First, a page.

[swift-dev] @owned vs @guaranteed convention for 'self' in nonmutating value type methods

John McCall rjmccall at apple.com
Tue Jan 19 12:29:57 CST 2016

> On Jan 19, 2016, at 10:05 AM, Joe Groff <jgroff at apple.com> wrote:
>> On Jan 19, 2016, at 9:53 AM, John McCall <rjmccall at apple.com> wrote:
>>> On Jan 18, 2016, at 9:28 AM, Joe Groff via swift-dev <swift-dev at swift.org> wrote:
>>> For Swift 2, we changed the default reference counting convention for 'self' parameters from +1 "owned" (caller retains, callee releases) to +0 "guaranteed" (caller retains and releases). This makes a lot of sense for class methods, since it's common to invoke a number of methods on the same object in turn. Similarly for value types, it's common to want to perform a bunch of mutations in a row, but we get a "+0"-like convention naturally due to the way 'inout' works. For nonmutating value type operations, it's a bit less clear-cut—a pure operation is more likely to appear once as part of a larger expression. Using +0 also prevents us from reusing self's resources and doing in-place mutation if it's uniquely referenced, which is an extremely useful optimization for a number of operations on strings and containers. We may want to consider whether +1 is a better default, if not for all nonmutating value type methods, maybe some subset where inplace mutation is likely to be profitable. One possible heuristic would be to look at whether a method returns the Self type (possibly including tuples and fragile structs containing Self, or different instantiations of the same Self type).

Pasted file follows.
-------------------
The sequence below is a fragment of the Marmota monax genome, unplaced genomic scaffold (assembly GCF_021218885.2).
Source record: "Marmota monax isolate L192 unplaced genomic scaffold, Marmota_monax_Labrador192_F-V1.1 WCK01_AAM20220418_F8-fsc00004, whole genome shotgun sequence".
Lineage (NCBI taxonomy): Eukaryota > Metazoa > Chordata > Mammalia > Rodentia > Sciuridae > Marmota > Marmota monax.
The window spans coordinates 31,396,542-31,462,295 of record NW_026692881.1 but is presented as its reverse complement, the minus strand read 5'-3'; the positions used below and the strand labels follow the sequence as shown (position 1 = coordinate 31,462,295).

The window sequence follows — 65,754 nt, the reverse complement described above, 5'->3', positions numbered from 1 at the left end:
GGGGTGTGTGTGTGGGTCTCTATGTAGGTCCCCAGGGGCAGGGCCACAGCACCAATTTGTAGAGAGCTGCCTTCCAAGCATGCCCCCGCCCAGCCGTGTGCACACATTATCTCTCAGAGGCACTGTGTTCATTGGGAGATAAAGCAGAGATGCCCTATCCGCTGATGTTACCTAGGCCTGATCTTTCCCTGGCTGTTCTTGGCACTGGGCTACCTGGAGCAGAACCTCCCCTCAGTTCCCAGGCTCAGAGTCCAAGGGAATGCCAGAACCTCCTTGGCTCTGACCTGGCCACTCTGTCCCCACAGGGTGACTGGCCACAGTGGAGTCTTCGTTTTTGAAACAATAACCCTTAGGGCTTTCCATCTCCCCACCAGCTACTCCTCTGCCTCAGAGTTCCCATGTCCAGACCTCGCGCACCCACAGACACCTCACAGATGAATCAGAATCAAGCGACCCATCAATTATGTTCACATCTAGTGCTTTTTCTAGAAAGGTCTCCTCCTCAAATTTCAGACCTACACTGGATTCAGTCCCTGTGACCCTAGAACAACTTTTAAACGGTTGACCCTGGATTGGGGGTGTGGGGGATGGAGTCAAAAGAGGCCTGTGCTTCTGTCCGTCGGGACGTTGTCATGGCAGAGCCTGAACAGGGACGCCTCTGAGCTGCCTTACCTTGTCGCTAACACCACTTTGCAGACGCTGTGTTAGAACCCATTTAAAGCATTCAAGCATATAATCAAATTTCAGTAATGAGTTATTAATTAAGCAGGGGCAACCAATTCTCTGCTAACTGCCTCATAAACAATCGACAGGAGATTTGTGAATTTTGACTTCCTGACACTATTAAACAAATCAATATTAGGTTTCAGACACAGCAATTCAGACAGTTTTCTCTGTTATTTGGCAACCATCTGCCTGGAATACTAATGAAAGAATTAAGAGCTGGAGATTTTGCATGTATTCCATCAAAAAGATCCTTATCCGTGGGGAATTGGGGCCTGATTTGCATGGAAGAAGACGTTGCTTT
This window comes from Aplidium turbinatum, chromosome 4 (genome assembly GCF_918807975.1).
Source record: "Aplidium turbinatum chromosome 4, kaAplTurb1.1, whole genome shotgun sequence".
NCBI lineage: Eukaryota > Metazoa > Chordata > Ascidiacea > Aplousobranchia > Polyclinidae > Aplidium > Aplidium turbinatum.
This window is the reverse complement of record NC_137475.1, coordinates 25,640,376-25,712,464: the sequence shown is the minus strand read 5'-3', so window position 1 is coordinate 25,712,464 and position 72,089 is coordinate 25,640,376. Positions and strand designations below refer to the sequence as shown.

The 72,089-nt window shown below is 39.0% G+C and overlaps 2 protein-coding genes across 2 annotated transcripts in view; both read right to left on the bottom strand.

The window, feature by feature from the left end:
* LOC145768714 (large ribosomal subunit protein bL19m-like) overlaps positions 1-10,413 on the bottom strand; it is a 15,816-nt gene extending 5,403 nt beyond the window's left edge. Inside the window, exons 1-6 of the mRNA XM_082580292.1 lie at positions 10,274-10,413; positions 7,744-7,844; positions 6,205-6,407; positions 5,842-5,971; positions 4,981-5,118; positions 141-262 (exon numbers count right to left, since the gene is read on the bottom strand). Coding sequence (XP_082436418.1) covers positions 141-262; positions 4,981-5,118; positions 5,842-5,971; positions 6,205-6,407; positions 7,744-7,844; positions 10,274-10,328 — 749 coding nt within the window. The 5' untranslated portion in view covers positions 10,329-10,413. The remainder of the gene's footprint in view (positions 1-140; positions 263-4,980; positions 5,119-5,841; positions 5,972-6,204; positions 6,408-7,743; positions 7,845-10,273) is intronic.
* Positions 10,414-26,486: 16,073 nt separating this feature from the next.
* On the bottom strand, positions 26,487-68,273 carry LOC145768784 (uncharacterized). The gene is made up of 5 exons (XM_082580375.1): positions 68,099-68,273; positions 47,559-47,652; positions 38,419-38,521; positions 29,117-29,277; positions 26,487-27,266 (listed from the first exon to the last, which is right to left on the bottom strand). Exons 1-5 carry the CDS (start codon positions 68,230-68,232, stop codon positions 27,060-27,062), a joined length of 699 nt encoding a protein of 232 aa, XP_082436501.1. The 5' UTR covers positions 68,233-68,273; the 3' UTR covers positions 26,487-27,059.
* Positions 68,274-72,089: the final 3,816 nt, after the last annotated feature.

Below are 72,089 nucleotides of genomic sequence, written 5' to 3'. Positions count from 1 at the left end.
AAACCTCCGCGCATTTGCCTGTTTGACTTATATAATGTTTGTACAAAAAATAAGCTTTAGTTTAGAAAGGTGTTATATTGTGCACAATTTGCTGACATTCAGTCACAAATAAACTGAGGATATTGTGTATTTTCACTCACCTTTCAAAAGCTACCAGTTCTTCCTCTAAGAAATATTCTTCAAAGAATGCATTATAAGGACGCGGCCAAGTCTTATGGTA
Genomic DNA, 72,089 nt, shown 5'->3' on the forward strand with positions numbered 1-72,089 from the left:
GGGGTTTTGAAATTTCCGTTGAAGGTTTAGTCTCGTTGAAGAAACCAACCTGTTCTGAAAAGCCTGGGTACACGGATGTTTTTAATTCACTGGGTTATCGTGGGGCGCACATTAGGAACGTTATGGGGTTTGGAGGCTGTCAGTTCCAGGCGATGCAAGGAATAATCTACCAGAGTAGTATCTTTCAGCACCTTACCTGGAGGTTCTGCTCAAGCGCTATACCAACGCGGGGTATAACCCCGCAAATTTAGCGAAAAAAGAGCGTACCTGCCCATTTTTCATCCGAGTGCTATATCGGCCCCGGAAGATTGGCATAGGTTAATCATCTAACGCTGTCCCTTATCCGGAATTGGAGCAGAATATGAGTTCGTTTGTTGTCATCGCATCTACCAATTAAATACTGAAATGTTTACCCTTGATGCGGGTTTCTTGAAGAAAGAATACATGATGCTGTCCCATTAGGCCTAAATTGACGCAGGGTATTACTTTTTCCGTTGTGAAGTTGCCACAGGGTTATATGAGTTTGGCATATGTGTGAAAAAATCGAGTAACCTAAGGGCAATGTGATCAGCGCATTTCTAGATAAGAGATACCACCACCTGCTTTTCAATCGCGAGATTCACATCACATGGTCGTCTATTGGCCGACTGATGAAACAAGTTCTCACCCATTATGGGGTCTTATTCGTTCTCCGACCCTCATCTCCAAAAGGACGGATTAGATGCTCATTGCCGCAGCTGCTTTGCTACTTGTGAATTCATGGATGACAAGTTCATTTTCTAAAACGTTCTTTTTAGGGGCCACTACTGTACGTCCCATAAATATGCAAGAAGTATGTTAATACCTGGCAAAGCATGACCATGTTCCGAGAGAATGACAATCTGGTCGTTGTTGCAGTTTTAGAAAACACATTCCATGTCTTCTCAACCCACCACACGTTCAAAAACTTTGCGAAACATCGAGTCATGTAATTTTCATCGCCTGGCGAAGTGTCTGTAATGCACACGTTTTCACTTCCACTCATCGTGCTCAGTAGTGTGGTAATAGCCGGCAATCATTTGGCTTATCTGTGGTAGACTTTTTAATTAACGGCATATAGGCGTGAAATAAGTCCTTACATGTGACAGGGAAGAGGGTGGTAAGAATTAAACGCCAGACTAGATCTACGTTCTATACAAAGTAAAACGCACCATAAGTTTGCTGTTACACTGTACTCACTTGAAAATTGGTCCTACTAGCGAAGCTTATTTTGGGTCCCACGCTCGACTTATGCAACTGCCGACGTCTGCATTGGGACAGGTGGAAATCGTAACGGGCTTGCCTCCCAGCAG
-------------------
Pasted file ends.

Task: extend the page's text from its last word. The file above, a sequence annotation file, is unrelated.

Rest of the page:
>> I feel like the right language solution here is probably just to add attributes to allow methods to opt-in to a different default self convention.
> We could do that, but we should still make sure the defaults give the best overall system performance and optimization opportunity.

Sure, but we’re talking about very narrow heuristics for changing the defaults here.  At most, maybe your Self rule, although there are conspicuous cases (func clone() -> Self) where it would not be appropriate.


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